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[569b] what it is and what1 a creature it begot and cherished and bred to greatness, and that in its weakness it tries to expel the stronger.” “What do you mean?” said I; “will the tyrant dare to use force against his father, and, if he does not yield, to strike him2?” “Yes,” he said, “after he has once taken from him his arms.” “A very parricide,” said I, “you make the tyrant out to be, and a cruel nurse of old age, and, as it seems, this is at last tyranny open and avowed, and, as the saying goes, the demos trying to escape the smoke of submission to the free would have plunged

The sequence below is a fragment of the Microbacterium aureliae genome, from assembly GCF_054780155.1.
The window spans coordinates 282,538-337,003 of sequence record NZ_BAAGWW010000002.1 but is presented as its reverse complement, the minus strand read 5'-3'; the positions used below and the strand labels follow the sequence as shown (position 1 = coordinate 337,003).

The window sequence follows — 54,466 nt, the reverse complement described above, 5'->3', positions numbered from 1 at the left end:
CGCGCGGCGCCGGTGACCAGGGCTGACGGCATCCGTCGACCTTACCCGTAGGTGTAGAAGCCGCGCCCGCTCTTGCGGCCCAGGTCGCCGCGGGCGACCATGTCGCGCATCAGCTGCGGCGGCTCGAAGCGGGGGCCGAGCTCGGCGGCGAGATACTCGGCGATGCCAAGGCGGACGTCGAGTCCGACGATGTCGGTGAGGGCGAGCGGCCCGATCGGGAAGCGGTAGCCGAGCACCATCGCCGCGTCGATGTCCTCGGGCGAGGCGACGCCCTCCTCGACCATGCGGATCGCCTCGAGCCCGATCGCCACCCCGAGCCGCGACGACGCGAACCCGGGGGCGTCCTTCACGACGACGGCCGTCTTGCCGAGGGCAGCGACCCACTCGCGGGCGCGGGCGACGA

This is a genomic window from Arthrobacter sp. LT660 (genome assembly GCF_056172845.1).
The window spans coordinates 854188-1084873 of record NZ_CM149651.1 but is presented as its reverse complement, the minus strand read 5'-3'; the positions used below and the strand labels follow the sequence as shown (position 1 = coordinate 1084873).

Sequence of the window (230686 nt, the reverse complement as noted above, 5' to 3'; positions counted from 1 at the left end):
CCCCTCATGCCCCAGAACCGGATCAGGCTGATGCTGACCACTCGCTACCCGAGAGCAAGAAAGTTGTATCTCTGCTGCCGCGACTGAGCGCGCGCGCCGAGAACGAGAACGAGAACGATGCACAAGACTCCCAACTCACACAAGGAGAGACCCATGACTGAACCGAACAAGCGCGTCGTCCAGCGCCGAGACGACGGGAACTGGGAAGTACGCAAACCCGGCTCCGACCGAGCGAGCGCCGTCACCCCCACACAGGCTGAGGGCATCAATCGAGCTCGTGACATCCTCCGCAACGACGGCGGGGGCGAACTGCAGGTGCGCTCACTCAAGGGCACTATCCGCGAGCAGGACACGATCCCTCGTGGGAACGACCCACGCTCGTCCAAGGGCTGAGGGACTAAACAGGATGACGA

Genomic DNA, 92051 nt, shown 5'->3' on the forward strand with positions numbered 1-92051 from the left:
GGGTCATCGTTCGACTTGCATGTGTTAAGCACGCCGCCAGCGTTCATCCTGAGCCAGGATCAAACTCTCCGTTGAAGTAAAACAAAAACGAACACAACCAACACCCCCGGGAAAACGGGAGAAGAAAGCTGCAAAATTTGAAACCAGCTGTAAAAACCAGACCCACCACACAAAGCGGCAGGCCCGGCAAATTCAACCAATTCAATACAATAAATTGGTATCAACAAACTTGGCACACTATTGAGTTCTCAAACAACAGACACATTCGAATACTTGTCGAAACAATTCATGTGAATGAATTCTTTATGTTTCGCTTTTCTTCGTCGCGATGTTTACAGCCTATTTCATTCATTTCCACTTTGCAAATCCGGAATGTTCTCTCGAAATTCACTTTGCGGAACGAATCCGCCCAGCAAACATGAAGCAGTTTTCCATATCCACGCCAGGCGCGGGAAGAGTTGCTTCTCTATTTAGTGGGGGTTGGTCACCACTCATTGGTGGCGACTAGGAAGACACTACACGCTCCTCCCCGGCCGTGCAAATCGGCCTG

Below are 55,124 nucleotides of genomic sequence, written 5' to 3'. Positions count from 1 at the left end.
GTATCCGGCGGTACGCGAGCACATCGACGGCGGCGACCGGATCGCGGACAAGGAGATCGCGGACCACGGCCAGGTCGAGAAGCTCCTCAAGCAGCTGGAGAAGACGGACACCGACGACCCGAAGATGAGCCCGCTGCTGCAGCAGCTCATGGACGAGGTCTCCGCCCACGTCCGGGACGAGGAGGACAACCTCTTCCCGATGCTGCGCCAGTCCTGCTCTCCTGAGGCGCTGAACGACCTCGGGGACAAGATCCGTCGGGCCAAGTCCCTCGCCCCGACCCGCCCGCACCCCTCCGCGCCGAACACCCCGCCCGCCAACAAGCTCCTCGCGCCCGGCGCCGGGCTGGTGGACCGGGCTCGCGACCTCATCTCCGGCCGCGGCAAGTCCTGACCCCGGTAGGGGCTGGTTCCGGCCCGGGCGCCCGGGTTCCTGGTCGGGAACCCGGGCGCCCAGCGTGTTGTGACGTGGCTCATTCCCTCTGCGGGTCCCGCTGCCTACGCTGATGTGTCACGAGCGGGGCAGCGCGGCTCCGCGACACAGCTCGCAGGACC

1 For the juxtaposition οἷος οἷον Cf. Symp. 195 A, Sophocles El. 751, Ajax 557, 923, Trach. 995, 1045.

2 Cf. on 574 C, pp. 346-347, note e.

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